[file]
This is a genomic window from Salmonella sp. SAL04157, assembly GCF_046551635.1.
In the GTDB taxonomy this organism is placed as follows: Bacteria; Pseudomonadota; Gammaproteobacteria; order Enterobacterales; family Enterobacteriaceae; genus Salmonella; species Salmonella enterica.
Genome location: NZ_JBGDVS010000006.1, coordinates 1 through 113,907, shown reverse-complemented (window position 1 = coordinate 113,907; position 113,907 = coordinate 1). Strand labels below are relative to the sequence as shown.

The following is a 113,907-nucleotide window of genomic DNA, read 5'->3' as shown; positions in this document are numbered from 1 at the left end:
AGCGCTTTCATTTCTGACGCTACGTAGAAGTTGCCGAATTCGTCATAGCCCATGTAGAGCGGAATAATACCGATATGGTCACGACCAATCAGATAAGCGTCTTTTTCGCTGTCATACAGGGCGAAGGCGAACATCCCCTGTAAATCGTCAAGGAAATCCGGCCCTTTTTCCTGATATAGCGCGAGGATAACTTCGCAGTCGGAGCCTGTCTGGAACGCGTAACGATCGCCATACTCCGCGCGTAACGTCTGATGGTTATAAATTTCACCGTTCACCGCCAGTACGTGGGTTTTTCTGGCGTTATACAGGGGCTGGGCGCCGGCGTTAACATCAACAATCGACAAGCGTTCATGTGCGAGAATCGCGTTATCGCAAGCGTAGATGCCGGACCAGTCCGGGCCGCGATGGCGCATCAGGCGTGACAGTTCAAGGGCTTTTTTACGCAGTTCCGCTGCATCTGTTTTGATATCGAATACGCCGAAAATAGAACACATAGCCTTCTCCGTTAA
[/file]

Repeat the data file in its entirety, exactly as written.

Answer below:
This is a genomic window from Salmonella sp. SAL04157, assembly GCF_046551635.1.
In the GTDB taxonomy this organism is placed as follows: Bacteria; Pseudomonadota; Gammaproteobacteria; order Enterobacterales; family Enterobacteriaceae; genus Salmonella; species Salmonella enterica.
Genome location: NZ_JBGDVS010000006.1, coordinates 1 through 113,907, shown reverse-complemented (window position 1 = coordinate 113,907; position 113,907 = coordinate 1). Strand labels below are relative to the sequence as shown.

The following is a 113,907-nucleotide window of genomic DNA, read 5'->3' as shown; positions in this document are numbered from 1 at the left end:
AGCGCTTTCATTTCTGACGCTACGTAGAAGTTGCCGAATTCGTCATAGCCCATGTAGAGCGGAATAATACCGATATGGTCACGACCAATCAGATAAGCGTCTTTTTCGCTGTCATACAGGGCGAAGGCGAACATCCCCTGTAAATCGTCAAGGAAATCCGGCCCTTTTTCCTGATATAGCGCGAGGATAACTTCGCAGTCGGAGCCTGTCTGGAACGCGTAACGATCGCCATACTCCGCGCGTAACGTCTGATGGTTATAAATTTCACCGTTCACCGCCAGTACGTGGGTTTTTCTGGCGTTATACAGGGGCTGGGCGCCGGCGTTAACATCAACAATCGACAAGCGTTCATGTGCGAGAATCGCGTTATCGCAAGCGTAGATGCCGGACCAGTCCGGGCCGCGATGGCGCATCAGGCGTGACAGTTCAAGGGCTTTTTTACGCAGTTCCGCTGCATCTGTTTTGATATCGAATACGCCGAAAATAGAACACATAGCCTTCTCCGTTAA